Universities charging higher tuition fees before government gives the green light for increases

20 July 2016 | last updated: 22 July 2016

Some English universities have already started setting their course fees for 2017 at £9,250 - despite MPs not yet having approved plans that could see an increase above the current £9,000 maximum.

Under the government's controversial plans higher fees are supposed to be linked to quality of teaching. However, critics say the tools being proposed to measure quality are flawed.

UCU has called for the controversial bill to be scrapped following the vote to leave the EU and the ministerial merry-go-round that followed. The union said today that universities hiking up fees before the legislation had even passed would do little to halt criticism that universities are just seeking to extract as much cash as they can from students.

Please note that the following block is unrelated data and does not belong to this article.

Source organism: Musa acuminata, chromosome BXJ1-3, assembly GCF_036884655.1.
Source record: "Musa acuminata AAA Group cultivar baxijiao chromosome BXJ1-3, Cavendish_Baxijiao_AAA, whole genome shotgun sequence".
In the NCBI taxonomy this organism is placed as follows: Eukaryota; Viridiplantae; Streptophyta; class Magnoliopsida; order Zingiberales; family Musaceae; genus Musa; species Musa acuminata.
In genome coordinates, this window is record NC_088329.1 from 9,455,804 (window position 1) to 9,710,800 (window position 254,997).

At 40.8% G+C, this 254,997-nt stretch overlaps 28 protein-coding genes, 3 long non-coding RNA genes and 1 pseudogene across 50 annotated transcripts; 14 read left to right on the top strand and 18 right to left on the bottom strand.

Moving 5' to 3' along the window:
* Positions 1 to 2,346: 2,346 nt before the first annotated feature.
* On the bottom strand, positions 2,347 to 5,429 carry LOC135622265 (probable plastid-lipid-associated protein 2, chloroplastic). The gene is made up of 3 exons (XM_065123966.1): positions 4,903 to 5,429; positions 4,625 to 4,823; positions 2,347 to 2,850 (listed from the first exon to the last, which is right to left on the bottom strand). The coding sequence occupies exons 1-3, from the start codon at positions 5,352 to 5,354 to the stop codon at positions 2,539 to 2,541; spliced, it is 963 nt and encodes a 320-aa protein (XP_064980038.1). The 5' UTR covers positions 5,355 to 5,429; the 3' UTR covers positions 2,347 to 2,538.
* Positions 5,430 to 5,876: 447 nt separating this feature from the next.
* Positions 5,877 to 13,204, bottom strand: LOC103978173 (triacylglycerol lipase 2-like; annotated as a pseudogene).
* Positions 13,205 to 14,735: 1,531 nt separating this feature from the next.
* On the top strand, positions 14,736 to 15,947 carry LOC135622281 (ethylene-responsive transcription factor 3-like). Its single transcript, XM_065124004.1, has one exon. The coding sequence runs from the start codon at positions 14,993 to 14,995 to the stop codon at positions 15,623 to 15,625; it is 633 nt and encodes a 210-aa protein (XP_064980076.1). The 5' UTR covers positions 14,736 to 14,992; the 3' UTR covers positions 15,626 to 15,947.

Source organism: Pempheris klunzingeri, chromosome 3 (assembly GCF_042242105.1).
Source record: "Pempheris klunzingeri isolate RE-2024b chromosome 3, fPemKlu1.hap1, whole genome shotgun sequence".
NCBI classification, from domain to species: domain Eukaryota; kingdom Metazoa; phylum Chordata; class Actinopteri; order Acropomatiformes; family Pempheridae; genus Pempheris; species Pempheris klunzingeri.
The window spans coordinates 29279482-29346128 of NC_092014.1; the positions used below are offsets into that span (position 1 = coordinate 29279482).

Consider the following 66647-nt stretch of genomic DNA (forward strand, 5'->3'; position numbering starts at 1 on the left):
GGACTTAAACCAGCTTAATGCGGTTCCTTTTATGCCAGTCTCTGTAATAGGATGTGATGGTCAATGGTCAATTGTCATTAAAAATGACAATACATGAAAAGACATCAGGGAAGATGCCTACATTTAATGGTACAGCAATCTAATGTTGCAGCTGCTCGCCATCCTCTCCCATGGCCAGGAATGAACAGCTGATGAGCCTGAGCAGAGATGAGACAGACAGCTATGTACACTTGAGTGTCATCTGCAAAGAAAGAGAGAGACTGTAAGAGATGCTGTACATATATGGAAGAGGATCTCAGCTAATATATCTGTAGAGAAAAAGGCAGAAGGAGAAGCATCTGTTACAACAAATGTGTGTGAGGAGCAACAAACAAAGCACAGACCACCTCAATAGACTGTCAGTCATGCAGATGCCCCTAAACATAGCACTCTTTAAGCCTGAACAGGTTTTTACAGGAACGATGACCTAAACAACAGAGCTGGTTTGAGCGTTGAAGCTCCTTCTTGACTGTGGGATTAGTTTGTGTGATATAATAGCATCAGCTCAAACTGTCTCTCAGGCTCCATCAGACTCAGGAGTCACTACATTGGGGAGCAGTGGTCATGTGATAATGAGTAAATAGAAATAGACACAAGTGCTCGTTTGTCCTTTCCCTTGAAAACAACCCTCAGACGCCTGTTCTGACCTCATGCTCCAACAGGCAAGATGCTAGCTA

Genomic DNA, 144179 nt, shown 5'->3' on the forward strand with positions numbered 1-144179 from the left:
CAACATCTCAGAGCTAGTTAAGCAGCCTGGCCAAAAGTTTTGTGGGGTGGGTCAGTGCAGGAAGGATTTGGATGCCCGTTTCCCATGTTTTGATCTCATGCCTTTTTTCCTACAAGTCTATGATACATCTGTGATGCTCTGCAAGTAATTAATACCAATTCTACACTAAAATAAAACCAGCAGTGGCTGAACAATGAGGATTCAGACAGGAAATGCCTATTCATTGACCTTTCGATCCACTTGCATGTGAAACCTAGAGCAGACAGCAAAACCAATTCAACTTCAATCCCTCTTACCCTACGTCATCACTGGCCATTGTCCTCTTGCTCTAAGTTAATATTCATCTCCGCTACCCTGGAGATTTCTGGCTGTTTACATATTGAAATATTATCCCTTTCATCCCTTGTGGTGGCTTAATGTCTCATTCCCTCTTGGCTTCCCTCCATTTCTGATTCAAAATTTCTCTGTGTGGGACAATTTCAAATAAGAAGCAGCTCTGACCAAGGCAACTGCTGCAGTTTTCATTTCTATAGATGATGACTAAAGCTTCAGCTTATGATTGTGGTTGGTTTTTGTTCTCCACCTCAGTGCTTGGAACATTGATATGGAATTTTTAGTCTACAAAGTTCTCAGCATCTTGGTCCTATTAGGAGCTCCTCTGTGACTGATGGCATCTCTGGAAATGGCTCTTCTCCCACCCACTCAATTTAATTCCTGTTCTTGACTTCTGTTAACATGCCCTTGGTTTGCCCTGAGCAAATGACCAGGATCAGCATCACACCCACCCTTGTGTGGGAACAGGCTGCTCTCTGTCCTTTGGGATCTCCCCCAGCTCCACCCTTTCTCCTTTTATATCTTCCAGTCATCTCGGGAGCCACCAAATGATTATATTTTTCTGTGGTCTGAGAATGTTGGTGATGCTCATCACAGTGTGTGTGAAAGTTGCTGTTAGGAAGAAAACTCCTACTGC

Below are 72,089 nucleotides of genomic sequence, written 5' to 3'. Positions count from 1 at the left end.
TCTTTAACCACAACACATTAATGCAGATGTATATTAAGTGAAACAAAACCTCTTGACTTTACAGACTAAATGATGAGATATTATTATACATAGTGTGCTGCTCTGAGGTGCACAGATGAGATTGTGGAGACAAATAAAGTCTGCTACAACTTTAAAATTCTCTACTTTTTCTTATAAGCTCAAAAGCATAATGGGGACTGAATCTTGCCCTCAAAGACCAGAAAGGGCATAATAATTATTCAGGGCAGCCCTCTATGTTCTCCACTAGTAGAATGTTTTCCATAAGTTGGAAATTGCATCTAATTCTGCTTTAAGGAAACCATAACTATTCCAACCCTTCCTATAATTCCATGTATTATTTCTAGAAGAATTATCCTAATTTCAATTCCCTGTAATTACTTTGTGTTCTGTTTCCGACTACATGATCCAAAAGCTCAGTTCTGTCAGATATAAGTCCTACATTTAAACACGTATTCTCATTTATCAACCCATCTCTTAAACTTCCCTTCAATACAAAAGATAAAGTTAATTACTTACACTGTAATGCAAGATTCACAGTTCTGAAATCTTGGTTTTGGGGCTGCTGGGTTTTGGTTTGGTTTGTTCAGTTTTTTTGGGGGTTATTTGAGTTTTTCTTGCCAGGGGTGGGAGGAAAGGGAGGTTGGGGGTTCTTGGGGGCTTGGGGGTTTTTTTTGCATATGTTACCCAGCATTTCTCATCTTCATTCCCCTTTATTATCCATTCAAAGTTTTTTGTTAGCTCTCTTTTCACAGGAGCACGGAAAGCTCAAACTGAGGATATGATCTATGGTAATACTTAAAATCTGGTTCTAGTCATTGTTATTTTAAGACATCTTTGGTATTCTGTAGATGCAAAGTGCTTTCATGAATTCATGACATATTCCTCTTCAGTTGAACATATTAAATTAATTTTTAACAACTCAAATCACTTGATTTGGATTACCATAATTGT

UCU general secretary, Sally Hunt, said: 'Universities advertising increased fees before the law has even been changed is just another blight on the sorry debacle that is the government's plan for higher education.

'We have the difficulties of Brexit to deal with at the moment and the transition of higher education policy from the old business department into the department for education. The time surely has now come for the government to stop the Higher Education Bill and think again.

'Those universities foolish enough to advertise higher fees will be doing nothing to quell concerns from students and parents that they are simply after as much cash as they can get.'

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